Enforcement mechanisms matter. The most successful global environmental treaty has been the Montreal Protocol. In September 1987, I was part of the Canadian government team in Montreal to negotiate a deal to protect the ozone layer. The key to the success of the protocol was that it contained effective sanctions. Any country that signed and ratified and subsequently chose to use ozone-depleting substances in contravention of the legally-binding protocol faced trade sanctions from the other parties.
Ten years later, in December 1997, the Kyoto Protocol was negotiated. By design, it shared the architecture of the successful ozone treaty. It relied on ‘common but differentiated responsibilities’: that is to say, the wealthy industrialized countries were to reduce emissions first, developing countries could catch up later.
But, unlike the Montreal Protocol, the Kyoto Protocol did not include trade sanctions. In fact, Canada’s then- Minister of Environment, the Hon Christine Stewart, said that if trade sanctions were included, Canada would not sign. Why this turn-around?
It was all due to the creation of the World Trade Organization. The WTO set up its own Committee on Trade and the Environment. Rather than ask the question that troubled many of us: ‘Are there trade deals that damage the environment?’ the committee probed the question, ‘Are there environmental treaties that impede trade?’ The WTO committee made no ruling on the matter, but identified the Basel Convention on Hazardous Waste, the Convention on the Trade in Endangered Species, and the Montreal Protocol as impediments.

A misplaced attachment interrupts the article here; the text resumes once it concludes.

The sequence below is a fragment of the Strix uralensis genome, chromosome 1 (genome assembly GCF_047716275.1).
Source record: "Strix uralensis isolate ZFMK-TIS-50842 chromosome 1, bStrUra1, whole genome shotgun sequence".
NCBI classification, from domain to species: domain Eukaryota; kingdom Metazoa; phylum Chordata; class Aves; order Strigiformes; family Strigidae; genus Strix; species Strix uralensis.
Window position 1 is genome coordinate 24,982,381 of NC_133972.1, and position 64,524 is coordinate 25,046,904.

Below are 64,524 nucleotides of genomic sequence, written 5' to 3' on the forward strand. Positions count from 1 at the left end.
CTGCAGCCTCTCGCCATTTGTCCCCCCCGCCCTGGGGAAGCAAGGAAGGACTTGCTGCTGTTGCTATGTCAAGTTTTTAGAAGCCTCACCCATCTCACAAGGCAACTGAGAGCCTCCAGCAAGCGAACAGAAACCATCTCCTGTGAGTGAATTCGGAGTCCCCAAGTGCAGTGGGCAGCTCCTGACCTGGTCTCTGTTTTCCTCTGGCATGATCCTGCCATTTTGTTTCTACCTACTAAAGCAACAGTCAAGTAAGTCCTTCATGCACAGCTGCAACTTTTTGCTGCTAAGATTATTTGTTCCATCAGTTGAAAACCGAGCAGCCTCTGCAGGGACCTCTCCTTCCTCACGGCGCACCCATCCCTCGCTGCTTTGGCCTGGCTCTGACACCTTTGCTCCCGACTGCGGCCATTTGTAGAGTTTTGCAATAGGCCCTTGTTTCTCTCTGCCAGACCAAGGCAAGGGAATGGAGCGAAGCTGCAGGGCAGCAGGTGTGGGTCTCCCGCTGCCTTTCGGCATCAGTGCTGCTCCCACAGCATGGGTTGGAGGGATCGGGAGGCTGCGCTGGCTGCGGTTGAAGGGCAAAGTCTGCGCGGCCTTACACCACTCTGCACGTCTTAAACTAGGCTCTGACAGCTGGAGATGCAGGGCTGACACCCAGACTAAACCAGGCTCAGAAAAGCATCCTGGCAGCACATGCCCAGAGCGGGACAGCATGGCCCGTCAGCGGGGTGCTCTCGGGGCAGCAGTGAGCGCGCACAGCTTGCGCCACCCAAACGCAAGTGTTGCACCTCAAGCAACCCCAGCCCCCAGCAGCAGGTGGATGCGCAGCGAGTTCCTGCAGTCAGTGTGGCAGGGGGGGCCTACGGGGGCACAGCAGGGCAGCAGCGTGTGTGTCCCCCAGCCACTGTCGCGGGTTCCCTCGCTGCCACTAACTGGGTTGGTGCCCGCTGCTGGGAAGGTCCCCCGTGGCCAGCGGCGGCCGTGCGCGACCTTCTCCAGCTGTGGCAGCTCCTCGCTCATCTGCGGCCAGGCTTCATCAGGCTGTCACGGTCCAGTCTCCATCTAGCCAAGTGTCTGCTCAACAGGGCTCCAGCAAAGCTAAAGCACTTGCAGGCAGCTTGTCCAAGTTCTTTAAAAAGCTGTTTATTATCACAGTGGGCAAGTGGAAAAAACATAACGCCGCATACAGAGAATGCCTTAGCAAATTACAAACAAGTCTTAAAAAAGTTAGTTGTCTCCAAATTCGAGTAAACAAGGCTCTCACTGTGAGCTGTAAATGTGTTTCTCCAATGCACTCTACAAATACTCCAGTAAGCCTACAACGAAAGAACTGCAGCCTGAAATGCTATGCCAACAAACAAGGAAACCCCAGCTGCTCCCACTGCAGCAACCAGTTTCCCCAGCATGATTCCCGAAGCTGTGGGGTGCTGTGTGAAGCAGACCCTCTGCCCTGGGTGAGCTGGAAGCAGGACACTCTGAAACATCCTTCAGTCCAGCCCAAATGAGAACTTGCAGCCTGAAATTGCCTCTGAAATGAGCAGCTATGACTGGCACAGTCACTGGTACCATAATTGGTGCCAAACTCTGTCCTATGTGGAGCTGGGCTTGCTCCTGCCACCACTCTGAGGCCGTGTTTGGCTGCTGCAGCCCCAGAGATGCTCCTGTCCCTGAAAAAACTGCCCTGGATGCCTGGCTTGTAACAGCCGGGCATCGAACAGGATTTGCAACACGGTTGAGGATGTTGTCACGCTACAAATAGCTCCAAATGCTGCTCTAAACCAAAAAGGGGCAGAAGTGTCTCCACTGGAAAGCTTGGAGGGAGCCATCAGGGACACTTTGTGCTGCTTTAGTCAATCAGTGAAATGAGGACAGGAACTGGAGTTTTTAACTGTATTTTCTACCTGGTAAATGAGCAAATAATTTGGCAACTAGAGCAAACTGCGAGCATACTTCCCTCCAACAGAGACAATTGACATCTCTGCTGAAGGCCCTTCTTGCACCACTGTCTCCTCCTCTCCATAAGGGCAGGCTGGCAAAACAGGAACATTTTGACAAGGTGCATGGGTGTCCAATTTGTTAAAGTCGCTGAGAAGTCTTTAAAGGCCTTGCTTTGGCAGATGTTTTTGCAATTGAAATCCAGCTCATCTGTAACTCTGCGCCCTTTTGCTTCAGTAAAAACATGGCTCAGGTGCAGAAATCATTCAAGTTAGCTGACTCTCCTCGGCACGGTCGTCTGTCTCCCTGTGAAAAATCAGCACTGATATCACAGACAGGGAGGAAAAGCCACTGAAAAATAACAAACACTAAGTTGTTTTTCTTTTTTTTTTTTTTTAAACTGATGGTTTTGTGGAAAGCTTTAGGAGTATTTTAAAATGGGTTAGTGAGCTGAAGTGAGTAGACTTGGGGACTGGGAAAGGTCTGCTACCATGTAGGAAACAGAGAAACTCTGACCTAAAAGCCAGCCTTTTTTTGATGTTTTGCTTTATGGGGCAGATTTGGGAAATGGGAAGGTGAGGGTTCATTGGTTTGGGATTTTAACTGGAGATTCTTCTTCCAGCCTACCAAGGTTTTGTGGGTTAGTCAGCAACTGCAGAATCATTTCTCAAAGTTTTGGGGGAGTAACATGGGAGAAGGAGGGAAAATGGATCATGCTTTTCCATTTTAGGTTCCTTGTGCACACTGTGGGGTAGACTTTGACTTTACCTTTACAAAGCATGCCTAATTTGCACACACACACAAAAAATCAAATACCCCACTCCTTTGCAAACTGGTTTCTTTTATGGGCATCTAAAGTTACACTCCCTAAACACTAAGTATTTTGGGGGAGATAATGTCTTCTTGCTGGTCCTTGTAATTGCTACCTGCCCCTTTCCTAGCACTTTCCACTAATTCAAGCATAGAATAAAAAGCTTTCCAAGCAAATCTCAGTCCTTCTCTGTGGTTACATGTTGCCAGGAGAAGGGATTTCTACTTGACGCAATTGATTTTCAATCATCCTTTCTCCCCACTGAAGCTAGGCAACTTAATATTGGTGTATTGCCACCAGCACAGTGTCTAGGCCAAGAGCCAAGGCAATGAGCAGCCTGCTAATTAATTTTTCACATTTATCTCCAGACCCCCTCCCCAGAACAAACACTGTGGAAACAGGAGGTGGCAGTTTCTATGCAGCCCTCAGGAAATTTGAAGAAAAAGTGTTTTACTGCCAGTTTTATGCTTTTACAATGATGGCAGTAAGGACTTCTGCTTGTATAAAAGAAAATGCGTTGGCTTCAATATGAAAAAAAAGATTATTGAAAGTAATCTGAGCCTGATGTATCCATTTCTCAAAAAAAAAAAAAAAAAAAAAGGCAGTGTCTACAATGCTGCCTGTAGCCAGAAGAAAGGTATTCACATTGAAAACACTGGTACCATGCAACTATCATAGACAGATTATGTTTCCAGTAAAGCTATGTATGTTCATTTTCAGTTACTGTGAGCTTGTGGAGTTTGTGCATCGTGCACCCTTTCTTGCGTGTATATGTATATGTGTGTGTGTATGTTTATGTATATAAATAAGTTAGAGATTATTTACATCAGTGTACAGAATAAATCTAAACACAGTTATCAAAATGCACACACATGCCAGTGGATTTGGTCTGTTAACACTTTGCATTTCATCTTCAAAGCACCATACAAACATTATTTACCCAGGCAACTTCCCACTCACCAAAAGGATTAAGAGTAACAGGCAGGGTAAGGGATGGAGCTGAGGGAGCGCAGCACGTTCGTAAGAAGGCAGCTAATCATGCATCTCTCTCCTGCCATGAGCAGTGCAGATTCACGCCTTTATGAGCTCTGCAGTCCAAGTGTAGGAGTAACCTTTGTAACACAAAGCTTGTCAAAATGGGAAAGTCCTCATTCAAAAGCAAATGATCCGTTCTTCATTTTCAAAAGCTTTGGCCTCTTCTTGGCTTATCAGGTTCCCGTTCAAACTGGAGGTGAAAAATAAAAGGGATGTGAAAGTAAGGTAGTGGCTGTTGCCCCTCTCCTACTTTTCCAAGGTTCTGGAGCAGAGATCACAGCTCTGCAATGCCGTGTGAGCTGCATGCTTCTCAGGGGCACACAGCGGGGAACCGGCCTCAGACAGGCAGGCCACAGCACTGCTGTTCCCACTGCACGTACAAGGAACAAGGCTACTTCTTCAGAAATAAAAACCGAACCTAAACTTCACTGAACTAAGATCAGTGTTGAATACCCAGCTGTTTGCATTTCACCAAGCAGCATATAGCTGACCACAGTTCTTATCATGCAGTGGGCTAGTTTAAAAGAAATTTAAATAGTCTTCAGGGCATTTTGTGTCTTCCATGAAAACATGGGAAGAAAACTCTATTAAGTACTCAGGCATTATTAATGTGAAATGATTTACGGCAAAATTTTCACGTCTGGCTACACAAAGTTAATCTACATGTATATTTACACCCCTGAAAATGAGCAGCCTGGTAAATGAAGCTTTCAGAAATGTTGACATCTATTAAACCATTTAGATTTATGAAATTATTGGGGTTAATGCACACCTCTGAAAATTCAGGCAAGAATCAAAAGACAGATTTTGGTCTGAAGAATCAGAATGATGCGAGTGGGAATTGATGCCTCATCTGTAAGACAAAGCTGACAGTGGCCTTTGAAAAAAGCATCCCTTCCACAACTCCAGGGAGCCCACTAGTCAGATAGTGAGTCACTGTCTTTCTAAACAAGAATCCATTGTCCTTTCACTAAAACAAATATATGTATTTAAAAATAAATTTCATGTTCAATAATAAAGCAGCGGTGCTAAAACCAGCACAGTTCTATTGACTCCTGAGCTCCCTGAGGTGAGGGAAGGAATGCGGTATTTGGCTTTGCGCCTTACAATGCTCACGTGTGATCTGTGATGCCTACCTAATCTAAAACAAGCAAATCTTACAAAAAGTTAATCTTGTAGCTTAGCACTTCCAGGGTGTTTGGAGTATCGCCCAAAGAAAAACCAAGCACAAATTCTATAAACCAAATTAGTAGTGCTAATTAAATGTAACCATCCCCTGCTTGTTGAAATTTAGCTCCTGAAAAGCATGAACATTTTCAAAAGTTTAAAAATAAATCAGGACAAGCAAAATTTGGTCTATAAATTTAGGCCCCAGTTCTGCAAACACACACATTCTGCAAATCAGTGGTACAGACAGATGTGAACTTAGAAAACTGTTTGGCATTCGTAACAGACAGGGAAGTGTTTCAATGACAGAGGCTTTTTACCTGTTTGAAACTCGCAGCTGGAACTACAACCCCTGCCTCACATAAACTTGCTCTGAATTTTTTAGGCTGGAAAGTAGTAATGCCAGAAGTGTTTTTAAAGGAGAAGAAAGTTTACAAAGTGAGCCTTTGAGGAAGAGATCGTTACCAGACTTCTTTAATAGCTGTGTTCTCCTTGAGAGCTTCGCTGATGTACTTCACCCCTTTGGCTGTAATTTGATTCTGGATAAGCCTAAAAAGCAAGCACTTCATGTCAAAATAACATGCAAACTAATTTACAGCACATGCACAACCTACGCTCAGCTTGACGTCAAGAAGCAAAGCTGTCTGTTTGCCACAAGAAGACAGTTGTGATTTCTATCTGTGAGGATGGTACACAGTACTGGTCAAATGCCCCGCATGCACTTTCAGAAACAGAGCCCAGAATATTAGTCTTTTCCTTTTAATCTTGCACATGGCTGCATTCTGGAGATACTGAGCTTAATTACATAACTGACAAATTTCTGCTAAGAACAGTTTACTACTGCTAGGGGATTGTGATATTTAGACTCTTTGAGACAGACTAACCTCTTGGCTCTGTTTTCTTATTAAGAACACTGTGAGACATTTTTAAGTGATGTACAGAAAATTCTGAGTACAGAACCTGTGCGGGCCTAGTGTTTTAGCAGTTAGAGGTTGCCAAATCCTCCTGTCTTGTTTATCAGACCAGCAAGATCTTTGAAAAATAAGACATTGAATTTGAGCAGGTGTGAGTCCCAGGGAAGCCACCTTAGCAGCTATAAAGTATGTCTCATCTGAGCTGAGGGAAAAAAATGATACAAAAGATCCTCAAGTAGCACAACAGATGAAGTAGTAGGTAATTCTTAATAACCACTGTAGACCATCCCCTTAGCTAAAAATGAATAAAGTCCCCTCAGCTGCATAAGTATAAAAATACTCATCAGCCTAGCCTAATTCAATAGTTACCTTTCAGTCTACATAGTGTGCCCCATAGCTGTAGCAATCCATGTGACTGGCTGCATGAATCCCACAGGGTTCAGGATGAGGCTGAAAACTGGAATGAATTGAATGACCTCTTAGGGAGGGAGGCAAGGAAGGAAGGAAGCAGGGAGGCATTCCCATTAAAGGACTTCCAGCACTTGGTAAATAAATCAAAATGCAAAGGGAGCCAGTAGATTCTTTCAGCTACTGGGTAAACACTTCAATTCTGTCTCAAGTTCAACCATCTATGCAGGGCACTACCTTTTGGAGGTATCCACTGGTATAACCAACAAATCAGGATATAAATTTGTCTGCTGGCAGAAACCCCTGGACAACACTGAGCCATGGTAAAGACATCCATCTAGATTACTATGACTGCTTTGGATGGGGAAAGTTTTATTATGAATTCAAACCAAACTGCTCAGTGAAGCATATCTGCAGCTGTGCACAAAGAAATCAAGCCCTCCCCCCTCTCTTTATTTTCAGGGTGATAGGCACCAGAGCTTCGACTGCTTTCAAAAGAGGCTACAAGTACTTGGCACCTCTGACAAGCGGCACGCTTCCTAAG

Suddenly, it became ‘off limits’ to use the only effective international tool (short of military invasion) to hold contracting parties to their word. Kyoto ended up with a limp noodle for enforcement. Any country that failed in the first commitment period, 2008-2012, to meet its targets would have an additional .3 ton/per ton penalty added to whatever new commitments were made in the second period. No wonder Canada’s government wants to kill Kyoto. The only penalty for the Harper government’s decision to repudiate a legally binding commitment does not kick into gear until we negotiate a second round of Kyoto.